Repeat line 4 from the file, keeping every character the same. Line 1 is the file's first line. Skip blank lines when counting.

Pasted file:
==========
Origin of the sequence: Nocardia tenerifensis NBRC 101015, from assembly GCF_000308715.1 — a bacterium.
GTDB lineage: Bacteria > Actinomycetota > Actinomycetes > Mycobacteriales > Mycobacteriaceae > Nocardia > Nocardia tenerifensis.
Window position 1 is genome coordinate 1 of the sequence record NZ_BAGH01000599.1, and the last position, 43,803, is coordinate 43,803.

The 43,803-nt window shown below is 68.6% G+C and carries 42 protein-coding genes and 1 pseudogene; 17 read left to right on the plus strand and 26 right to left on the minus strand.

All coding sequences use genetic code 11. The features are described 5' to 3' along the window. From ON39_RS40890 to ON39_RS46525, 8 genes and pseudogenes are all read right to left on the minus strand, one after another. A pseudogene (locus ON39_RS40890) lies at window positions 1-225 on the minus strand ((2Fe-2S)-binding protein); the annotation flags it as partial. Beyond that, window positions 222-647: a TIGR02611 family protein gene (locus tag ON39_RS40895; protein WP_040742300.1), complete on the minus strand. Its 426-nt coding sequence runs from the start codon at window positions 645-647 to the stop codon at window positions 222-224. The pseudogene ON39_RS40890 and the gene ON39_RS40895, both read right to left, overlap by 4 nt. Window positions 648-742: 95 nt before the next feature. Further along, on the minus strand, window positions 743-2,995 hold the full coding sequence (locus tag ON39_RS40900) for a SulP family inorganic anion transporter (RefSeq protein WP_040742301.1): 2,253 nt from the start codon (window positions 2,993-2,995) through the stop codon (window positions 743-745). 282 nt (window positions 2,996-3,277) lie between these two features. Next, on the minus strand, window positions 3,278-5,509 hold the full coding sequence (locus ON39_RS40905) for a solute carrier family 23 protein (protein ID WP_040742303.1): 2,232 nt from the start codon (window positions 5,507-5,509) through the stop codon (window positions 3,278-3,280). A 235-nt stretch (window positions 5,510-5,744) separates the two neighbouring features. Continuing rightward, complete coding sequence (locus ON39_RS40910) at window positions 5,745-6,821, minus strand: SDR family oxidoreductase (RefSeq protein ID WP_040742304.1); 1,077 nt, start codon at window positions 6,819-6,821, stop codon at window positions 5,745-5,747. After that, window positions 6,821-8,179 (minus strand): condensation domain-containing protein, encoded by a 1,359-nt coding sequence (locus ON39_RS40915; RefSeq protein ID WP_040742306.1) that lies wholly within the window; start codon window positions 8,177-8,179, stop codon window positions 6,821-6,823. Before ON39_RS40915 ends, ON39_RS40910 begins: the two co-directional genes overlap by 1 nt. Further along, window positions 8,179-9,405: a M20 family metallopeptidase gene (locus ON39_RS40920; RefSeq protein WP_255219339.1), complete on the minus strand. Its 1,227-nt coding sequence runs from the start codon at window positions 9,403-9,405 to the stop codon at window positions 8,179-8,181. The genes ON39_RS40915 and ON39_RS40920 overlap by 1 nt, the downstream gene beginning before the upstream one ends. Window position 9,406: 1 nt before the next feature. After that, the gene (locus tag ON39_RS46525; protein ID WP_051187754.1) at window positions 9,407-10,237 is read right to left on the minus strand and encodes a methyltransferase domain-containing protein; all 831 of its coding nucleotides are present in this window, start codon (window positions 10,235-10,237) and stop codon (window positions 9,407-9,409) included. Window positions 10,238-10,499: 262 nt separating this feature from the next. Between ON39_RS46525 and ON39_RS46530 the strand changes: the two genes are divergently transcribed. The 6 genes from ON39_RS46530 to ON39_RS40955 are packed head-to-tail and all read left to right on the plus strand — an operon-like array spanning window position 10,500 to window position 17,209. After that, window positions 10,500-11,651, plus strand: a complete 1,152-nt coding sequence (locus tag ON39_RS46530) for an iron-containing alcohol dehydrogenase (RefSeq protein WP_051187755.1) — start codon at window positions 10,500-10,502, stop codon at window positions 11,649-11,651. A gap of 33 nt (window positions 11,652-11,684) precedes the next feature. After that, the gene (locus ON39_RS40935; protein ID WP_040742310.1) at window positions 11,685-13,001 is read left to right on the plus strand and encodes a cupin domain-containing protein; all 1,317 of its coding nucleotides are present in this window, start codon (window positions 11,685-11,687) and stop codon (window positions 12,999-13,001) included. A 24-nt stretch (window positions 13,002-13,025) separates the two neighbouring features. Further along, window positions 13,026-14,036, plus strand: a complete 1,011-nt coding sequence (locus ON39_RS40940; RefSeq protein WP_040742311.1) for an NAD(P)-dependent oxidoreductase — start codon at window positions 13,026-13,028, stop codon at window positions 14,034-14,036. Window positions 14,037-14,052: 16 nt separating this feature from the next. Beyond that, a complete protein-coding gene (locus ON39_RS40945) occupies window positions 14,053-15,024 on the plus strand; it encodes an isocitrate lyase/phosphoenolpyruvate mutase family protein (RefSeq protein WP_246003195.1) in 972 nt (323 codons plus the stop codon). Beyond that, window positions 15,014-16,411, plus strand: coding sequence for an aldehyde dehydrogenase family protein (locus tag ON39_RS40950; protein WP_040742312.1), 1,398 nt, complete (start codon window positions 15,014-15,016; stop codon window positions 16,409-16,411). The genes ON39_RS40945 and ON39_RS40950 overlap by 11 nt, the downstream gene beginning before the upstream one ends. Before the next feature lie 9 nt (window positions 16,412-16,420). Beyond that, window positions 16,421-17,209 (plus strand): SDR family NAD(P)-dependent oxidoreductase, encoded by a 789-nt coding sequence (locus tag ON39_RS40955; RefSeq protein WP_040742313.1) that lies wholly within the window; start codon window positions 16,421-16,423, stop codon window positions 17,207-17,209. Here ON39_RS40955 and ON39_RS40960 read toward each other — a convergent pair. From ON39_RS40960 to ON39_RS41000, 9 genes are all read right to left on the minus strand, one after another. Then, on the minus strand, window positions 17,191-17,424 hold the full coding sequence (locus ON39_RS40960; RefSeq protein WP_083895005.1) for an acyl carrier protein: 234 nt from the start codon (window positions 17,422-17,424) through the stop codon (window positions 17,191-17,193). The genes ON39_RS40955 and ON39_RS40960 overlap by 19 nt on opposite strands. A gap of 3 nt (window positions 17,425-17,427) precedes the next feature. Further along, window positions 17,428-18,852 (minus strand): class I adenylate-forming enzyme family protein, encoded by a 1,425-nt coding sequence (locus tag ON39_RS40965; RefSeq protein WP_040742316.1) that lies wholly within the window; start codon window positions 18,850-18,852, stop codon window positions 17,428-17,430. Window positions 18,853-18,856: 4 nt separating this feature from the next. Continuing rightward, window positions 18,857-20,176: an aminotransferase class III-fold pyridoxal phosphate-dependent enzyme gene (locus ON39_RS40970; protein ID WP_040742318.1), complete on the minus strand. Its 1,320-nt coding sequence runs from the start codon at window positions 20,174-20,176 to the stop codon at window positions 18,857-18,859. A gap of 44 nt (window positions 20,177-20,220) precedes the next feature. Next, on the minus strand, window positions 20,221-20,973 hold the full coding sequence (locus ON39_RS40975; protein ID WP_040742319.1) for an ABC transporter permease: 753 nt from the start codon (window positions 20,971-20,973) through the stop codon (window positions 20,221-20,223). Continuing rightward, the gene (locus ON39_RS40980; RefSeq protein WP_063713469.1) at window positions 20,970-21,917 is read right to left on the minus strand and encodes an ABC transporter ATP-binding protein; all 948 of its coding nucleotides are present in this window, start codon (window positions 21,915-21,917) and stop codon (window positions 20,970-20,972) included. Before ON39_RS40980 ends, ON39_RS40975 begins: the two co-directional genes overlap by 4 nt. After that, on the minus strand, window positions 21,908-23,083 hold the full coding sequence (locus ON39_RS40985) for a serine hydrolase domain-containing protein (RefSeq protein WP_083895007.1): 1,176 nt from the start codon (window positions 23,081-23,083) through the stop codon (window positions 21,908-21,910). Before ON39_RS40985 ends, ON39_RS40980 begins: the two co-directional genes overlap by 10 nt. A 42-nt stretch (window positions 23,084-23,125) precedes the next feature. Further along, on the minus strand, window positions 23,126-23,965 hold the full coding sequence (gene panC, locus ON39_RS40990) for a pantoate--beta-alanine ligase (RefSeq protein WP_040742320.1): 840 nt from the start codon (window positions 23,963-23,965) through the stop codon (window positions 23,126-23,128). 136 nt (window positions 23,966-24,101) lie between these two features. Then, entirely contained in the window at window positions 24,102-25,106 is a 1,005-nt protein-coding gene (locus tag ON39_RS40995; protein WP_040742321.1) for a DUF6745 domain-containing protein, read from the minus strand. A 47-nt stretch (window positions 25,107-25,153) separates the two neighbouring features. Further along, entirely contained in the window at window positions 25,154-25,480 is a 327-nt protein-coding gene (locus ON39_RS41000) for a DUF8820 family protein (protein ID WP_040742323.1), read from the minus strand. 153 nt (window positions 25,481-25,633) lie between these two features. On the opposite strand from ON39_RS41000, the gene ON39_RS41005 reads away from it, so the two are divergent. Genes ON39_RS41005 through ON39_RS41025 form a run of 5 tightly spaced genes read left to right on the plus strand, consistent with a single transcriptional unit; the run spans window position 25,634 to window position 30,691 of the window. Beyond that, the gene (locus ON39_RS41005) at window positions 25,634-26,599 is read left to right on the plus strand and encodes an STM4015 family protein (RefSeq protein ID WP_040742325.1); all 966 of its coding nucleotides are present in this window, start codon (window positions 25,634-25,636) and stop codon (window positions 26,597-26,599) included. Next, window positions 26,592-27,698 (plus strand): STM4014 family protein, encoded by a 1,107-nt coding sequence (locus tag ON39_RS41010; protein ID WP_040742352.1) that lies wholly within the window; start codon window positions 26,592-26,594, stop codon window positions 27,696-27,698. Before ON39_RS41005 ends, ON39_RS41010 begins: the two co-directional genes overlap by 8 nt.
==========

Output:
The 43,803-nt window shown below is 68.6% G+C and carries 42 protein-coding genes and 1 pseudogene; 17 read left to right on the plus strand and 26 right to left on the minus strand.